Thirty three ears with tympanic perforation underwent type 1tympanoplasty with fibrin glue in the department of ENT at a tertiary care centre between August, 2014 and September, 2015. Informed consent was obtained from all the patients for participation in this study. They were followed up for six months after surgery and the pre and postoperative pure tone audiometry results of the 33 ears were analysed in this study. They were 8 male patients and 25 female patients with a mean age of 32.67 years (range: 24–49 years). Patients below 20 and above 50, patients with sensorineural hearing loss, revision cases, patients with chronic otitis media – active stage and patients with general systemic diseases were excluded from the study. Pure tone audiometry was done pre-operatively and post-operatively after 3 and 6 months. Indications for surgery were patients with COM-Mucosal type(inactive stage) between the age group of 20 – 50 years, with a preoperative pure tone average of less than 50dB.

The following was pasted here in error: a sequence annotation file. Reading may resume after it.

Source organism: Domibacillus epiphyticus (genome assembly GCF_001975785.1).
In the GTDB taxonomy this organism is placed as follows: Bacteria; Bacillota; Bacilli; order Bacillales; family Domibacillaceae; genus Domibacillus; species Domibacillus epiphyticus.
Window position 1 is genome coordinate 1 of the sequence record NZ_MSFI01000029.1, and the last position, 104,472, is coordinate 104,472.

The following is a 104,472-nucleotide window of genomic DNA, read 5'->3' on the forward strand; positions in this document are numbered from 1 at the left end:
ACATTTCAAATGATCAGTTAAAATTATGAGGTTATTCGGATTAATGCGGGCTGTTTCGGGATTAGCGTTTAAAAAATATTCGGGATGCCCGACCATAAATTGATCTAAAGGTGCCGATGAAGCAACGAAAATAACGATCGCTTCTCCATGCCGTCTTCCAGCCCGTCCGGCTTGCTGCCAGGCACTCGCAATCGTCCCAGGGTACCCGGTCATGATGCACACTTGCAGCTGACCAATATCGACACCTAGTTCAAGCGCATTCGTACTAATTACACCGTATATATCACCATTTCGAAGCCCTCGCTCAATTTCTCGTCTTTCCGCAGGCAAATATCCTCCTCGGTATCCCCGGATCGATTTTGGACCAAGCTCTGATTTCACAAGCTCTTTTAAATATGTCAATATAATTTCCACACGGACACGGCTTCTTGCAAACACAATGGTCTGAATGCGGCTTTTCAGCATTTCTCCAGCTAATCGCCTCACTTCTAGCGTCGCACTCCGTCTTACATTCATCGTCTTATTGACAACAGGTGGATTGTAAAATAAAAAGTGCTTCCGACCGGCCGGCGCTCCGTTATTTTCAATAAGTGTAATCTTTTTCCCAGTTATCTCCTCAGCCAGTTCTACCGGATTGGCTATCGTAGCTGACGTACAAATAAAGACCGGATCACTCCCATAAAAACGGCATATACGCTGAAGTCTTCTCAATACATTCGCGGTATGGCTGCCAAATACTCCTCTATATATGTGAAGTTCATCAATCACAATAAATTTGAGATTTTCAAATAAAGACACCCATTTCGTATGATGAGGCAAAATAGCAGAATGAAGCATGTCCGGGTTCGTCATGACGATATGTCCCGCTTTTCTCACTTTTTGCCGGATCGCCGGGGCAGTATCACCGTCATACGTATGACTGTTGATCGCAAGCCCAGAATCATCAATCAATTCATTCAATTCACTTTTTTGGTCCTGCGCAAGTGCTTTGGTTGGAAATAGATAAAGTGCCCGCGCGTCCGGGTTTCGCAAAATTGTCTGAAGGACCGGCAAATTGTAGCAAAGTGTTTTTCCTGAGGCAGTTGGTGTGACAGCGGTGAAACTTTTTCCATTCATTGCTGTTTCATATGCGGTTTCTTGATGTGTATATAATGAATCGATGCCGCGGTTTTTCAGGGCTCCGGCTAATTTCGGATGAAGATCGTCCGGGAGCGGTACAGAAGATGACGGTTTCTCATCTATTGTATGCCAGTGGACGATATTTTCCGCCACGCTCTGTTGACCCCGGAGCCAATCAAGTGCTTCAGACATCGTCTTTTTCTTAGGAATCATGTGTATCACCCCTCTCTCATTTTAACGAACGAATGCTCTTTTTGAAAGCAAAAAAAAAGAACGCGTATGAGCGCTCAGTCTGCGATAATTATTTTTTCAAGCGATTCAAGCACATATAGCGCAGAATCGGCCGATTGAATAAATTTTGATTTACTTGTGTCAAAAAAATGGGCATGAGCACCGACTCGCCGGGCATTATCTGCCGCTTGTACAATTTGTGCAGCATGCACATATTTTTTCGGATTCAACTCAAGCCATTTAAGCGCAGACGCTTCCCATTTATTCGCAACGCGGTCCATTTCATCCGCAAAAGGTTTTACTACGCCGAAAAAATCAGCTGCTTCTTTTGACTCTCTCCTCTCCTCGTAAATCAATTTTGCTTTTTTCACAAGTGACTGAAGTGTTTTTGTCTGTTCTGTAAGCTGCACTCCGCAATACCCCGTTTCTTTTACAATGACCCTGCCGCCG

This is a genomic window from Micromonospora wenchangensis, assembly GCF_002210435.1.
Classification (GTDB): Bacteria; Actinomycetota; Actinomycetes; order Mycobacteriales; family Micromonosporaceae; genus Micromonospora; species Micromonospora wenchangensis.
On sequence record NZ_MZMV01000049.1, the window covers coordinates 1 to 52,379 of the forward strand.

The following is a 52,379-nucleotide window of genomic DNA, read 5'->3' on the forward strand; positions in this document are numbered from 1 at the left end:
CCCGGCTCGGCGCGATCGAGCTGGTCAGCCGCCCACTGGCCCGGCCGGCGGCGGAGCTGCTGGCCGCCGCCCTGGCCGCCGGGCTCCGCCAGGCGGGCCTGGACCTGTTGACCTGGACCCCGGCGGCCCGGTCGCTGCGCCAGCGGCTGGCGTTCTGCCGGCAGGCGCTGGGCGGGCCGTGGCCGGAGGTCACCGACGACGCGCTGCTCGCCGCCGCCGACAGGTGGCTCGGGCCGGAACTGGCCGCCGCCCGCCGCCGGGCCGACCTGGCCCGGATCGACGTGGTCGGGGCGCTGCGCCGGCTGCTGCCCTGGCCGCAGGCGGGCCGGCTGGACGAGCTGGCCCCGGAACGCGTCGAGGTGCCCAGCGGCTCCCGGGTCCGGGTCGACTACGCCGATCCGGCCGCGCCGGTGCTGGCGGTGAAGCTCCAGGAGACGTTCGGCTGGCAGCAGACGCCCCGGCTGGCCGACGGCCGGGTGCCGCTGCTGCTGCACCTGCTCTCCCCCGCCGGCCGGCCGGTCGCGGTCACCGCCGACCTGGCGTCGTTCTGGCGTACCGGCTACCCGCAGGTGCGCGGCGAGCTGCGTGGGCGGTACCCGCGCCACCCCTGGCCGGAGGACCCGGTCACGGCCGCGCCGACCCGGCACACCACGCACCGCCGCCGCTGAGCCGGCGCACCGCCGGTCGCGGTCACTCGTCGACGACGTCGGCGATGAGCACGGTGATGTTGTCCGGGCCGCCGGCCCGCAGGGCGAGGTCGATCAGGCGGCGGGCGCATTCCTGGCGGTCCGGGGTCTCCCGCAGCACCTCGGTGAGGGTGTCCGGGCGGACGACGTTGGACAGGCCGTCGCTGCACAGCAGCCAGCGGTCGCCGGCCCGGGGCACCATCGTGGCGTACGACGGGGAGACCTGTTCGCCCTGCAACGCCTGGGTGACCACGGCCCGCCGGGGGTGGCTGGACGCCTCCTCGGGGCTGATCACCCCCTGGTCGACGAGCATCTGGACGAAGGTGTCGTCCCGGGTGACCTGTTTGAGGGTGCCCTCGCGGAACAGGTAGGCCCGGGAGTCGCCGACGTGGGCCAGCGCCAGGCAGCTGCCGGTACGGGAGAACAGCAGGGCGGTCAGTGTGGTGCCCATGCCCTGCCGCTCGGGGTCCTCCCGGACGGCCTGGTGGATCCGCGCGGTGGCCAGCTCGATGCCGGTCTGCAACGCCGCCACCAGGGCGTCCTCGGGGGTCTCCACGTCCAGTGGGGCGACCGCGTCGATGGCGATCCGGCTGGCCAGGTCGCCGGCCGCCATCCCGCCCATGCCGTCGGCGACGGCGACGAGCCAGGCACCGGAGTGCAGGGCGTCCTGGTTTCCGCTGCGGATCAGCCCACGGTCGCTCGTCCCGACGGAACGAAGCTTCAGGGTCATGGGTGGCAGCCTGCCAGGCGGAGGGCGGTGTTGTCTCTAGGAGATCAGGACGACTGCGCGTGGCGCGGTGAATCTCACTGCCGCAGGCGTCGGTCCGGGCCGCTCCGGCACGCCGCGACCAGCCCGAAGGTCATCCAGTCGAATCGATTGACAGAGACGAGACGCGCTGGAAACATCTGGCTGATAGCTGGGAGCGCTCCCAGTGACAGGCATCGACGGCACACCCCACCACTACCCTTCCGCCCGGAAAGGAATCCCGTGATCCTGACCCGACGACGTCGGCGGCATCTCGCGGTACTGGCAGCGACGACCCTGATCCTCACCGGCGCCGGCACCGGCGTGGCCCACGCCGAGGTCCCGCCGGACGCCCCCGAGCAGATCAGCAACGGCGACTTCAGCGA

Surgery: Tympanoplasty was done via a post aural William Wilde incision. Temporalis fascia graft was taken, posterior meatotomy was done, tympanomeatal flap was elevated and the graft was placed medial to the handle of malleus after freshening the edges of the perforation. After the tympanomeatal flap was repositioned fibrin glue(TISSEEL, Baxter) was applied along the edges of the perforation.
Follow-up: The patients were followed to assess the hearing (pure tone audiometry). Follow up was done after one week, one month, three months and six months. PTA was done on the third and sixth month.
Statistical Analysis: Mean and standard deviation were estimated for the sample. Student ‘t’ test and chi-square test was applied to find the level of significance between the pre and post-operative pure tone averages. SPSS (version 19) and Microsoft Excel (2013) software were used.

Results

Age distribution
The ages of the patients ranged from 22 to 49 with a mean age of 32.67 (Figure 1).
Figure 1: Age Distribution.
Gender and side distribution